Greeted by six boys and a bustling crew of technicians, I headed for the service manager's desk. He was a six foot, blue-eyed, husky young man with a confident appearance. 'Young man, to what do you owe your claim to honor and fame?'

'We can fix anything.'

'You can? How about looking at the flat on my truck?' He proceeded outside to the truck on the trailer. He looked at the flat tire. His lower jaw dropped. 'I've never seen a rim like that.'

'Well, it's like this, I can leave this truck on the trailer as a static display or get the tire fixed and parade it. I have a rim tool for the rim.'

'Oh, you're here for the antique farm machinery show at Stonewall. We'll fix it for you.'

Off came the tire the rim tool was put to good use. It wasn't too long before a shredded inner liner and the tube had been removed from the casing. Old patches peeled off the tube like paper. 'We can patch the tube, but we don't stock a 600 x 20 inner liner.' At this point I departed the tire scene seeking a replacement sealed beam for the pickup. As I returned from the auto parts store a pickup pulled in. A boy delivered a brand new 600 x 20 inner liner to the Goodyear tire repairman. The service manager installed the sealed beam. The inflated tire and rim were placed back on the wheel. A good job, well done, by a crew who met the challenge and seemed to relish it. 'How much?'

'Is twelve dollars too much?'

'Never, and thanks again for your efforts.'

As I motored eastward to the show grounds, made mental note that this area is renowned for its healthful climate, pure water, angora goats, and the best peaches in the world. Numerous roadside stands and adjoining orchards were located along the highway. All were open for business.

Upon arriving at the 35 acre showground, I noted that in the eight hours since morning, exhibitors had moved in, in droves. After unloading the truck and parking the trailer rig, I set out to find Alfred. First person I met was Hume Baker of Sheridan, Texas, who passed the time of day and told about Carl Symonds, Victoria, Texas, who had just undergone heart surgery. He also indicated Alfred was set up near the main gate. Drove the antique truck over by Alfred's exhibit.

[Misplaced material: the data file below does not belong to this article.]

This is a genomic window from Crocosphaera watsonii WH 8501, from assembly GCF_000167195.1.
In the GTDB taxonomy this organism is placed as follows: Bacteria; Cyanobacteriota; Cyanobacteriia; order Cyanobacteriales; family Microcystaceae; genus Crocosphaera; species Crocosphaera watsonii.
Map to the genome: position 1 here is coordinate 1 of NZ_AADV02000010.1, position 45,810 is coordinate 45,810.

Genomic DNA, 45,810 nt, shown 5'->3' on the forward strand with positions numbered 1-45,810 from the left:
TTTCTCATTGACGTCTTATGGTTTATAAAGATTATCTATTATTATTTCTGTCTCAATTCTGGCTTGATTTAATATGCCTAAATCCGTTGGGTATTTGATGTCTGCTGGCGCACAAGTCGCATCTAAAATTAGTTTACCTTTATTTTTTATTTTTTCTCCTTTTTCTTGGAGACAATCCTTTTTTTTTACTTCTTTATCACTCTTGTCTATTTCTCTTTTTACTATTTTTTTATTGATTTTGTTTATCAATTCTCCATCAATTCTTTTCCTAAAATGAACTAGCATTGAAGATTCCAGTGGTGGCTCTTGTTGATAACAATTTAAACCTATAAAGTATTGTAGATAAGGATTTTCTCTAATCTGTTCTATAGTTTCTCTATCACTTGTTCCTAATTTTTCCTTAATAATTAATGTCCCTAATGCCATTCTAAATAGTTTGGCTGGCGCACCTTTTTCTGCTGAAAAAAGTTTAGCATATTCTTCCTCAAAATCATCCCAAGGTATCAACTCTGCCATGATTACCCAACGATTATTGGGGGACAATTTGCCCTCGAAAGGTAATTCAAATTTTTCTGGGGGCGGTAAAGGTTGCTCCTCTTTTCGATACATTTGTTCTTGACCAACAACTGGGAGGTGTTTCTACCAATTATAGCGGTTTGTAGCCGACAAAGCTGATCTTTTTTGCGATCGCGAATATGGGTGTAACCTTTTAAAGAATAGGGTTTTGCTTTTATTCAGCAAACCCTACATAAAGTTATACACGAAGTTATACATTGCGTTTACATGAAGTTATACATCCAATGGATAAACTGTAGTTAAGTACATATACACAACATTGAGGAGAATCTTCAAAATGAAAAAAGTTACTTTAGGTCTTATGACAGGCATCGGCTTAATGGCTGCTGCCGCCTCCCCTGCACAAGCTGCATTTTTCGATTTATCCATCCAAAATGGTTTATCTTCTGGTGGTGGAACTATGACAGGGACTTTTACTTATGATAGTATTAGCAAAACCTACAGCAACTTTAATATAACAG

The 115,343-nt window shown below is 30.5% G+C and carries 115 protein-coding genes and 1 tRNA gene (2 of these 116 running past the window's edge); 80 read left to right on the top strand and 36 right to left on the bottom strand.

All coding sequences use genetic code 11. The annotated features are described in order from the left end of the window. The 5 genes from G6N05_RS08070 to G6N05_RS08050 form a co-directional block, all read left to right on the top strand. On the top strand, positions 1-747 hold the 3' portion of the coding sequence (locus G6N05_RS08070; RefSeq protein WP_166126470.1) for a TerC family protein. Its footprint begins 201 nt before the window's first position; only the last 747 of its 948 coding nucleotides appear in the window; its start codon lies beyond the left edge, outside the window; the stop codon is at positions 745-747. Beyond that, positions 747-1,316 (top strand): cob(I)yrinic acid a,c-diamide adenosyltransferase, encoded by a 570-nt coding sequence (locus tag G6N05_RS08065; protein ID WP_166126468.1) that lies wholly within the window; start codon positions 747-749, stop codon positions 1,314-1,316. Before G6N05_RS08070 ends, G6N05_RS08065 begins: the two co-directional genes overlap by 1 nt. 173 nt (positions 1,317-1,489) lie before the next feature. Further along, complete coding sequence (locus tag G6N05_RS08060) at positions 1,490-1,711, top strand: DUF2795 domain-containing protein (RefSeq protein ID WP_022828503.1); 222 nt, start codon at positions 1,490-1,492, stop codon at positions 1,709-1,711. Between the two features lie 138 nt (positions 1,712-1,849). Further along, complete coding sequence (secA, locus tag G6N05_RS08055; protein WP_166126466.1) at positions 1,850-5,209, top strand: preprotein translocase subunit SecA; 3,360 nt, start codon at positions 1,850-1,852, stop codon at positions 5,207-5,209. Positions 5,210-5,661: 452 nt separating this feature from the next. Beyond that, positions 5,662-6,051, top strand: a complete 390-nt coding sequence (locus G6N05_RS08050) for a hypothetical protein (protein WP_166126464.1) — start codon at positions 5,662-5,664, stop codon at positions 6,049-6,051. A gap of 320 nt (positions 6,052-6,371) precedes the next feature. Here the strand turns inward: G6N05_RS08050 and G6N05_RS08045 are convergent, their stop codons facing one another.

A 1920 Fairbanks Morse, 25 HP, Billy Joe Helwig and June, of Miles, Texas, at the 1994 Fredericksburg Show in Stonewall, Texas.

I grabbed a camera and set out to see the sights. 'This is one of the finest displays of engines I've seen, ' remarked a veteran exhibitor from Odessa, Texas. Engines varied in size from monster to palm-sized, from common to exotic. All engines were interesting, but the gem Harry Seidensticker had on display produced a steady stream of engine aficionados. In 1984, Harry located a 2 HP 1907 'White Lily' air cooled engine. It was manufactured by the White Lily Washer Company, Davenport, Iowa, serial number 600. Piston is stuck and rod is broken, ignition is jump spark from hot shot battery with buzz coil, sparkplug is Champion X, four inch piston and four inch stroke. Over the years the restoration has taken second fiddle to other more important projects. Am glad to be able to report Harry has been able to farm out the restoration to Sing Johnson, master-mechanic from the Rio Grande Valley.

Other than several large steam tractors, the tractor side of the show seemed sparse, however this changed suddenly. Tractors began to arrive in hordes. By late Friday evening, the area reserved for tractors was densely populated. The variety was terrific. Tractor pulls began early in the morning and ran all day excepting time out for the eleven o'clock parade.

Refreshment stands dotted the entire showground. Hot days caused crowds to gravitate to the lemonade stands. Customers were usually at least ten deep at the fresh peach slush concession. Live wheat threshing and rope making demonstrations were conducted near the display of antique windmills. The blacksmith wasn't too much envied because of his 'hot' work, but he didn't seem to mind.

Everyone enjoyed this show, exhibitors and spectators alike. I remember with fondness attending my first ever show when it was located west of Fredericksburg. The foresight and unselfishness of Albert and Dora Meier in donating the thirty-five acre plot to the club will long be remembered. This show has grown to be one of the best in the state. Marshall and Jane Stone (Albert and Dora's daughter) and their daughter Krystal all pitched in to make 'Grandpa's hobby' a 100% success. Good layout, adequate space, good traffic control, competent management, and a multitude of good people provided the basis for a memorable occasion (even if we didn't get to hear a 'real' oomph band).